Here is the first article of a serie dedicated to understanding and implementing Web Authentication API (WebAuthn) in a demo application.
The Web Authentication API (also known as WebAuthn) is a specification written by the W3C and FIDO, with the participation of Google, Mozilla, Microsoft, Yubico, and others. The API allows servers to register and authenticate users using public key cryptography instead of a password.
In this article, I will explain the foundations of WebAuthn: public-key cryptography.
In computer science, cryptography is mainly concerned with security of messages exchanged through insecure networks like internet. Its principal application is encryption.
Encryption is the process by which a message, called plaintext, is rendered incomprehensible by an algorithm called cipher. The encrypted message is also called ciphertext. The cipher takes as input the plaintext and an encryption key which can be secret or public depending on the type of cipher. The cipher carries also the decryption, which is the process of getting the plaintext from the ciphertext. Strictly speaking, the cipher is composed of the encryption and decryption algorithms, which are not necessarily identical.
The key used during the encryption process can be the same used during the decryption process, in which case, we talk about symmetric encryption. Otherwise, when the decryption key is different from the encryption key, we talk about asymmetric encryption or public-key encryption.
In asymmetric encryption, the receiver of a message generates a pair of keys. One of the key is secret and kept securely by the receiver and is called private key. The other key is distributed to the message sender and is considered public, hence the name public-key encryption. The sender uses the public key to encrypt the message. The cipher is designed in a way that only the corresponding private key can decrypt the ciphertext. In this case, only the owner of the private key, the receiver, can decrypt the ciphertext.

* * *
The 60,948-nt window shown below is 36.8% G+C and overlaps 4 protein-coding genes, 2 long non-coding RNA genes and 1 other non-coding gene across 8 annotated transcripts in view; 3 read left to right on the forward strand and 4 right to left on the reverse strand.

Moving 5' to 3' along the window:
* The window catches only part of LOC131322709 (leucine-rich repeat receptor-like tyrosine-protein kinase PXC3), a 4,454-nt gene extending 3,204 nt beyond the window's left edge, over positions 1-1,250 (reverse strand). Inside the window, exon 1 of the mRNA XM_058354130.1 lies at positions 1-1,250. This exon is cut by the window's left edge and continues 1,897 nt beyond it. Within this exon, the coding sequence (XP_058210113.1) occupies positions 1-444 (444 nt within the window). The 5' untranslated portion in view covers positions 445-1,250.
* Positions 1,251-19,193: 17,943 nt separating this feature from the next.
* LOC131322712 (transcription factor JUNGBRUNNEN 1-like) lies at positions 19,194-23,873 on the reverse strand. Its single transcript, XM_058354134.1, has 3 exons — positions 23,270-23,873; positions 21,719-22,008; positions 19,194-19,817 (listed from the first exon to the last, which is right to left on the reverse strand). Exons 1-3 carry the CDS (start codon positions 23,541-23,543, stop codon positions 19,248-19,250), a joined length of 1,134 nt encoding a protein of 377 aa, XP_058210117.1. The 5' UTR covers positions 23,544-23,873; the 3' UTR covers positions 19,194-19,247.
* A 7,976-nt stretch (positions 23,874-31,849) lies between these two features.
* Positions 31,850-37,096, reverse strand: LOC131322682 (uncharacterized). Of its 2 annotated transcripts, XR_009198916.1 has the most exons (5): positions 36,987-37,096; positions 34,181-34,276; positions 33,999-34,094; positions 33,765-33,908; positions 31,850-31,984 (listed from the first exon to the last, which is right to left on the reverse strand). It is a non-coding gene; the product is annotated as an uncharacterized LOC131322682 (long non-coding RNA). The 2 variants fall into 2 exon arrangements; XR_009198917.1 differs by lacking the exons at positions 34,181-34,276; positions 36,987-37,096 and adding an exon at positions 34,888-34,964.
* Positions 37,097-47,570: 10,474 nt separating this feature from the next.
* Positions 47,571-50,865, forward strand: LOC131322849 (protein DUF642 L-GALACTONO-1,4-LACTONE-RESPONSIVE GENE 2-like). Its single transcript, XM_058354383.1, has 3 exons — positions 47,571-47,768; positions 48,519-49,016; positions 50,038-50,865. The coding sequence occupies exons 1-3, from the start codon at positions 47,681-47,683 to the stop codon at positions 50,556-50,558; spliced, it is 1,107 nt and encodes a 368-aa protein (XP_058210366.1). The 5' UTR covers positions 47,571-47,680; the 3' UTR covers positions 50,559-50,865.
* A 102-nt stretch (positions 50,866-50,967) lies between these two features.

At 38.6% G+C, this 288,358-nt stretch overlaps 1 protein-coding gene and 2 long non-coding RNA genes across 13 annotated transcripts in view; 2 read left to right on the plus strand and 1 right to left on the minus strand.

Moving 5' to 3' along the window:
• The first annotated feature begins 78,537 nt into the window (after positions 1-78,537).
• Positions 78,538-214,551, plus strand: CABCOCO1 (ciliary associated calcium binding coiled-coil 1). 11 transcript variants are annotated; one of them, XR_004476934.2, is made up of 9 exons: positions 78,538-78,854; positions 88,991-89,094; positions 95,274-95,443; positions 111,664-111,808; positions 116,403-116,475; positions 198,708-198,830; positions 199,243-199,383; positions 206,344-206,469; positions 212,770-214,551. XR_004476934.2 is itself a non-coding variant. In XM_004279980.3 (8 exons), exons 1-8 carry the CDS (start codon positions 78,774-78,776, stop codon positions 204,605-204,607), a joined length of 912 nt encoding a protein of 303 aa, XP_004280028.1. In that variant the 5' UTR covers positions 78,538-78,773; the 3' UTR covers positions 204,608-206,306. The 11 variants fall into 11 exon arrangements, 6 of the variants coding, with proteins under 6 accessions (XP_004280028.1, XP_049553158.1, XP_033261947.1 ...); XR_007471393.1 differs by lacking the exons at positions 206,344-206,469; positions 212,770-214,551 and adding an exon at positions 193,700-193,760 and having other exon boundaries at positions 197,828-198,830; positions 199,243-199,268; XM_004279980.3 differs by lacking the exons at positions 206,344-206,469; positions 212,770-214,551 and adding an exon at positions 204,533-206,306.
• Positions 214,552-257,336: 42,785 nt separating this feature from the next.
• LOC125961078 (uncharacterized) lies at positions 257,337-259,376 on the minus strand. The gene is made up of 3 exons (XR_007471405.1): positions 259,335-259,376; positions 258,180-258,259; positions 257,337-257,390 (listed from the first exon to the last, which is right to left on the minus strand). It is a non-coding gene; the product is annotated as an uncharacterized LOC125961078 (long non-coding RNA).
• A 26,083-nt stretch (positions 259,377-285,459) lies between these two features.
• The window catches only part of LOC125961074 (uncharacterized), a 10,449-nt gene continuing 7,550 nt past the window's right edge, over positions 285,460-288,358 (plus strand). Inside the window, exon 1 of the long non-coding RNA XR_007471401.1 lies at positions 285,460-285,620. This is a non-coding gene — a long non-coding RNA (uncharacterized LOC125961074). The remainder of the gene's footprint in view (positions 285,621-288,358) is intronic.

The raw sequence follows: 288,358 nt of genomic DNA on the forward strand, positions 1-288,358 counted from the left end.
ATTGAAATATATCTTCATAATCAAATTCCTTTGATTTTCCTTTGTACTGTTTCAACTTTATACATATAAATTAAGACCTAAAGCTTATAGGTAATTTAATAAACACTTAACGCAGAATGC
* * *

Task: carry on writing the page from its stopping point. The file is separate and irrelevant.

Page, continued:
When you encrypt a message with a private key and decrypt it with a public key, it's called signature and not encryption, as this process alone does not ensure confidentiality but authenticity.
Digital signature can be seen as a message metadata that stands as an attestation of the message authenticity and integrity. Authenticity is insurance about the message creator identity and integrity ensures that the message is not tampered with during transit.
Before explaining how public-key cryptography can be involved in the process of digital signature, we need to introduce another concept: hash functions.
In cryptography, a hash function is a one-way function that generates a hash value (also called message digest) from a message in a way that even the slightest modification of the original message generates a totally different message digest*.* The hash value is a serie of bits generally shorter than the original message. It is not possible to get the original message from the message digest. However, given the same input parameters, a hash function can be used to regenerate the message digest from the original message to make sure that it has not been modified by comparing hash values.
Now, let's see how digital signatures can be generated using public-key cryptography and hash functions.
Let's say Bob wants to send a document to Julie. He wants to guarantee to Julie that the document has been created by him and that no one has modified it during the transit. Bob has already generated a pair of public/private keys and distributed the public key to Julie.